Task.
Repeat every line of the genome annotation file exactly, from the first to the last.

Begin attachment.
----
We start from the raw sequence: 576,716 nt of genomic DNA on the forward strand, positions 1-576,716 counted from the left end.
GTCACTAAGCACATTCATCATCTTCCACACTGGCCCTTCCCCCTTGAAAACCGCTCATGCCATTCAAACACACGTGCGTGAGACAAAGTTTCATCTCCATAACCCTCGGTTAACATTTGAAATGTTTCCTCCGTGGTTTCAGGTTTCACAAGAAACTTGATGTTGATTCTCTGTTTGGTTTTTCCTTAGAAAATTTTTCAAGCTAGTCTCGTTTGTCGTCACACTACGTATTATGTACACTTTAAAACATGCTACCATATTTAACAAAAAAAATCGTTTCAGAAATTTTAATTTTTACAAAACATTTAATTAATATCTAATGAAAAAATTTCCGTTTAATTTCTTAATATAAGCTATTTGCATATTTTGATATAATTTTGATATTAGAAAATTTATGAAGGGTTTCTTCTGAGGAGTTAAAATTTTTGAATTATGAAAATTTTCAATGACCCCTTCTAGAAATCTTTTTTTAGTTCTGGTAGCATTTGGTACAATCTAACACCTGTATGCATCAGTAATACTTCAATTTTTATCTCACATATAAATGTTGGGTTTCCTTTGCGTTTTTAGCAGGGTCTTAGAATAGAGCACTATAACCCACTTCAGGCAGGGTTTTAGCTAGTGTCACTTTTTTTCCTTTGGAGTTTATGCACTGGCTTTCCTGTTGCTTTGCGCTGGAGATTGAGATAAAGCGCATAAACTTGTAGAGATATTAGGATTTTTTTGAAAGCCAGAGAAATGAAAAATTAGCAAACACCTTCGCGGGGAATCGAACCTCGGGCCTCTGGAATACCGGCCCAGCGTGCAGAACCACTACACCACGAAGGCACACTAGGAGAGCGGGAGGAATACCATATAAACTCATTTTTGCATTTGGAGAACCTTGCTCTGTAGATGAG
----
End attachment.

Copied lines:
We start from the raw sequence: 576,716 nt of genomic DNA on the forward strand, positions 1-576,716 counted from the left end.
GTCACTAAGCACATTCATCATCTTCCACACTGGCCCTTCCCCCTTGAAAACCGCTCATGCCATTCAAACACACGTGCGTGAGACAAAGTTTCATCTCCATAACCCTCGGTTAACATTTGAAATGTTTCCTCCGTGGTTTCAGGTTTCACAAGAAACTTGATGTTGATTCTCTGTTTGGTTTTTCCTTAGAAAATTTTTCAAGCTAGTCTCGTTTGTCGTCACACTACGTATTATGTACACTTTAAAACATGCTACCATATTTAACAAAAAAAATCGTTTCAGAAATTTTAATTTTTACAAAACATTTAATTAATATCTAATGAAAAAATTTCCGTTTAATTTCTTAATATAAGCTATTTGCATATTTTGATATAATTTTGATATTAGAAAATTTATGAAGGGTTTCTTCTGAGGAGTTAAAATTTTTGAATTATGAAAATTTTCAATGACCCCTTCTAGAAATCTTTTTTTAGTTCTGGTAGCATTTGGTACAATCTAACACCTGTATGCATCAGTAATACTTCAATTTTTATCTCACATATAAATGTTGGGTTTCCTTTGCGTTTTTAGCAGGGTCTTAGAATAGAGCACTATAACCCACTTCAGGCAGGGTTTTAGCTAGTGTCACTTTTTTTCCTTTGGAGTTTATGCACTGGCTTTCCTGTTGCTTTGCGCTGGAGATTGAGATAAAGCGCATAAACTTGTAGAGATATTAGGATTTTTTTGAAAGCCAGAGAAATGAAAAATTAGCAAACACCTTCGCGGGGAATCGAACCTCGGGCCTCTGGAATACCGGCCCAGCGTGCAGAACCACTACACCACGAAGGCACACTAGGAGAGCGGGAGGAATACCATATAAACTCATTTTTGCATTTGGAGAACCTTGCTCTGTAGATGAG